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How to save a life

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How to save a life 1

Mindy Kendall, second from right, celebrated her last day at the Johnson County Healthcare Center with friends and coworkers, including Amanda Christianson, right, on July 11. Kendall worked for nearly four decades at the healthcare center, including 26 years in the central supply department.

For almost four decades at the Johnson County Healthcare Center, Mindy Kendall has been driven by one goal: staying off the pages of the Buffalo Bulletin.

It’s fine to do an article now that she’s retired, Kendall said. But when other hospitals’ central supply departments made national news over the years for spreading infections or failing to sterilize equipment property, she said, it drove her to work even harder to make sure that never happened at her hospital.

“Hearing about other hospitals in the news makes one work harder at not making national news and always focusing on doing the best job so no one will ever get infections from our work,” Kendall said. “That was our goal every day in the CS department.”

After 39 years at JCHC, 26 of them in the central supply department, Kendall celebrated her retirement on July 11 surrounded by friends and mentors. CEO Sean McCallister said that Kendall’s commitment to excellence would be missed.

“As I’ve gotten to know Mindy, I’ve found her to be incredibly dedicated,” McCallister said. “I’m not sure I’ve ever met anyone that takes this much pride in the work they do. ... The work Mindy has been in charge of is incredibly important to patient care and safety. So I’m thankful to her for taking so much pride in her work.”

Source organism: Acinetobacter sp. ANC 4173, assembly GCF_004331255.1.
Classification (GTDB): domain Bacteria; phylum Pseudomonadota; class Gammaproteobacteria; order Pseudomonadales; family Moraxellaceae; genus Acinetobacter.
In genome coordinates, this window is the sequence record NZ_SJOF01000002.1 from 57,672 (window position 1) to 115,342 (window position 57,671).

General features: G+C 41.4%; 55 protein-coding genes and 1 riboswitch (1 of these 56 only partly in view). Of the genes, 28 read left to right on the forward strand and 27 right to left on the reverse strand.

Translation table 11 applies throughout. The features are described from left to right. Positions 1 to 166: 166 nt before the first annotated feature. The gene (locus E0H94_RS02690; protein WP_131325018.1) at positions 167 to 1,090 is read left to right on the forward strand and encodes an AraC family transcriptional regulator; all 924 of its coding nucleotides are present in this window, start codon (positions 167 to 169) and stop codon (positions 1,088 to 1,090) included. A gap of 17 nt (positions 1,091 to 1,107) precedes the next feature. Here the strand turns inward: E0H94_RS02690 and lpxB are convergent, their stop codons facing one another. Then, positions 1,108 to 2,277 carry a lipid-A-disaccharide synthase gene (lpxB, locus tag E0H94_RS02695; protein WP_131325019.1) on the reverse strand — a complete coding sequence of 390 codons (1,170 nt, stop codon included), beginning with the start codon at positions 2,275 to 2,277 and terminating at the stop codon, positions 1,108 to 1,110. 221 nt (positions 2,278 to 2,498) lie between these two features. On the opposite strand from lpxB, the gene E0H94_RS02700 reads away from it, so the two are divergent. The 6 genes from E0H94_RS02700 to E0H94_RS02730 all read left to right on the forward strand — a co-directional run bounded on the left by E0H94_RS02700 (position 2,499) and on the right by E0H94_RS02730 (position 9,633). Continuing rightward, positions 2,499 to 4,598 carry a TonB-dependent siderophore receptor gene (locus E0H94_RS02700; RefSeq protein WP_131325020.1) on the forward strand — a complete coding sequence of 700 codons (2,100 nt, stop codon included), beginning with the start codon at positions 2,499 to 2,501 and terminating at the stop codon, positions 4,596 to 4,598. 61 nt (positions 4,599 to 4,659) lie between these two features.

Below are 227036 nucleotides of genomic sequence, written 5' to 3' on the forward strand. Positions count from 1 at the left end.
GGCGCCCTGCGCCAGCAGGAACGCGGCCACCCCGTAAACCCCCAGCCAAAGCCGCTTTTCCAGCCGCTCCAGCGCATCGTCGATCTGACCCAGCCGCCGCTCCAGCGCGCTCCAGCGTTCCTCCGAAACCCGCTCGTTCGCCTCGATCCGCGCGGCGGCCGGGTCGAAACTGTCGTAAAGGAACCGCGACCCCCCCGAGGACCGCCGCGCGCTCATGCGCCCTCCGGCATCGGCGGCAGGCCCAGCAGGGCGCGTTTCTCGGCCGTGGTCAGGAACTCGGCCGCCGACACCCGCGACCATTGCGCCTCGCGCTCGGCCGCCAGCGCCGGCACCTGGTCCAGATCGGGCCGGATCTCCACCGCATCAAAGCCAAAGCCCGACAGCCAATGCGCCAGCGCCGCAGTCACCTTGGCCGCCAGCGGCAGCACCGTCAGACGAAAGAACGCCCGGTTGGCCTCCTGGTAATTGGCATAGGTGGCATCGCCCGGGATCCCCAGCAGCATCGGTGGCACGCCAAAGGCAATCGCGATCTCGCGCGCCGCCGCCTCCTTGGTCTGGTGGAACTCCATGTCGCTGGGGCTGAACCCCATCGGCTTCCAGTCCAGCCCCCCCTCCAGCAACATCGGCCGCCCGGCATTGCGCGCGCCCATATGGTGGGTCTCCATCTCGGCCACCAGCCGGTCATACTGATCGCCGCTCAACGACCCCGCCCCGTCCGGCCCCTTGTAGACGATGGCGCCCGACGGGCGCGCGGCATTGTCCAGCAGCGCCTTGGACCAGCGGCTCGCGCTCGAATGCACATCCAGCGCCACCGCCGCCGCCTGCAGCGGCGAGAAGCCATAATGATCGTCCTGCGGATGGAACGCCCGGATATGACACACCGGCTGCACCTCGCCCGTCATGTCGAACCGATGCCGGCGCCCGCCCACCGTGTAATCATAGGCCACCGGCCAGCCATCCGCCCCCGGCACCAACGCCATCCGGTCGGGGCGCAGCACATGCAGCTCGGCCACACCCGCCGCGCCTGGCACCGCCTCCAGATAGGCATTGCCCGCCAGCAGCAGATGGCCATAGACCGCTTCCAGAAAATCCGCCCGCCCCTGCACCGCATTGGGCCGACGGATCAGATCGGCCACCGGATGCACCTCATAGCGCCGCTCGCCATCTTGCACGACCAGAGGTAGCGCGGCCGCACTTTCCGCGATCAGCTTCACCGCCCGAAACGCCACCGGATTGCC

Kendall started work at the healthcare center as a certified nursing assistant, primarily on the night shift, in September 1980. While she took the job to earn money to buy a car, she quickly found that the Johnson County Healthcare Center was not just a workplace – it was a family.

“The people have made all the difference here,” Kendall said. “They make this place special.”

Kendall left CNA duties behind in 1987 to work in the center’s purchasing department. In 1993, she was invited to apply for a job working in the central supply department. She got the job and became manager of the department in 1995.

In central supply, Kendall was in charge of taking apart, cleaning and sterilizing all medical devices, equipment and instruments. She estimates that she was in charge of cleaning and sterilizing millions of pieces of equipment.

“One of the biggest changes I’ve seen during my time here is how complex the instruments are now,” Kendall said “They are much more complex to take apart and clean. Each instrument has its own soaking time and cleaning time and sterilization time and temperature. And you have to know all of that by heart.”

Over time, Kendall’s department has taken over more duties, including the cleaning of endoscopes, Kendall said.

“I once told (former CEO) Sandy Ward that if I ever have an endoscopy done, I want it done here,” Kendall said. “I know how we clean them here, and I feel like we take the extra time here to do it right.”

Proper cleaning and sterilization is critical, Kendall said, and in many cases could be a matter of life and death.

“In my department, one screw-up could lead to a major infection,” Kendall said. “You could pass a myriad of diseases from one person to another.”

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In addition to her main job, Kendall has adopted dozens of other duties at the healthcare center over the years – from helping organize the local health fair to teaching CPR classes. Kendall said she plans to continue doing the latter even after retirement.